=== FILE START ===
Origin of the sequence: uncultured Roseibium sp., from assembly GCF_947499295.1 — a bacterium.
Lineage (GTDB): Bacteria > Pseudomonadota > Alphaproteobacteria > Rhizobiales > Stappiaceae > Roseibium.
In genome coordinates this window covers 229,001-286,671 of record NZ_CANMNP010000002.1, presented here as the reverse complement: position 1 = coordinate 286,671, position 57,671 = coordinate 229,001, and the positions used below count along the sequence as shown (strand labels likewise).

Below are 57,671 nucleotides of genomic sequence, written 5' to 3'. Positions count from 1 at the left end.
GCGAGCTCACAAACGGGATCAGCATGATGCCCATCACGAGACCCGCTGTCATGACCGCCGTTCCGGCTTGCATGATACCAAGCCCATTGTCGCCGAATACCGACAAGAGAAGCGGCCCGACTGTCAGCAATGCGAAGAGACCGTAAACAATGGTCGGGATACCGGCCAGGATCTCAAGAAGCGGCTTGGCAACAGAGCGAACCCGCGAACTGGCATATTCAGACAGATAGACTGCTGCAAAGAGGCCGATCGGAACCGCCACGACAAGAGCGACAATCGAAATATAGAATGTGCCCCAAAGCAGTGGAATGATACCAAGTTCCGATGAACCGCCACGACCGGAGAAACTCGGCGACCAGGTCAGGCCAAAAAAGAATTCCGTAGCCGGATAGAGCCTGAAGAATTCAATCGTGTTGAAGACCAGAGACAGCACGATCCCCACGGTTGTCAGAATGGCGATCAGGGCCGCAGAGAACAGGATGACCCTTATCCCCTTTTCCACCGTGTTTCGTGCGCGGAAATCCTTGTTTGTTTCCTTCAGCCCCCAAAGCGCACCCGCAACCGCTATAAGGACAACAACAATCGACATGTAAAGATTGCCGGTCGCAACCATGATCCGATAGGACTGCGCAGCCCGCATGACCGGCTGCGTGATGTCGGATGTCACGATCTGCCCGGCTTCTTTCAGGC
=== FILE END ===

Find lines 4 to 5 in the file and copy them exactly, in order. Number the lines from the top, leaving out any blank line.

Below are 57,671 nucleotides of genomic sequence, written 5' to 3'. Positions count from 1 at the left end.
GCGAGCTCACAAACGGGATCAGCATGATGCCCATCACGAGACCCGCTGTCATGACCGCCGTTCCGGCTTGCATGATACCAAGCCCATTGTCGCCGAATACCGACAAGAGAAGCGGCCCGACTGTCAGCAATGCGAAGAGACCGTAAACAATGGTCGGGATACCGGCCAGGATCTCAAGAAGCGGCTTGGCAACAGAGCGAACCCGCGAACTGGCATATTCAGACAGATAGACTGCTGCAAAGAGGCCGATCGGAACCGCCACGACAAGAGCGACAATCGAAATATAGAATGTGCCCCAAAGCAGTGGAATGATACCAAGTTCCGATGAACCGCCACGACCGGAGAAACTCGGCGACCAGGTCAGGCCAAAAAAGAATTCCGTAGCCGGATAGAGCCTGAAGAATTCAATCGTGTTGAAGACCAGAGACAGCACGATCCCCACGGTTGTCAGAATGGCGATCAGGGCCGCAGAGAACAGGATGACCCTTATCCCCTTTTCCACCGTGTTTCGTGCGCGGAAATCCTTGTTTGTTTCCTTCAGCCCCCAAAGCGCACCCGCAACCGCTATAAGGACAACAACAATCGACATGTAAAGATTGCCGGTCGCAACCATGATCCGATAGGACTGCGCAGCCCGCATGACCGGCTGCGTGATGTCGGATGTCACGATCTGCCCGGCTTCTTTCAGGC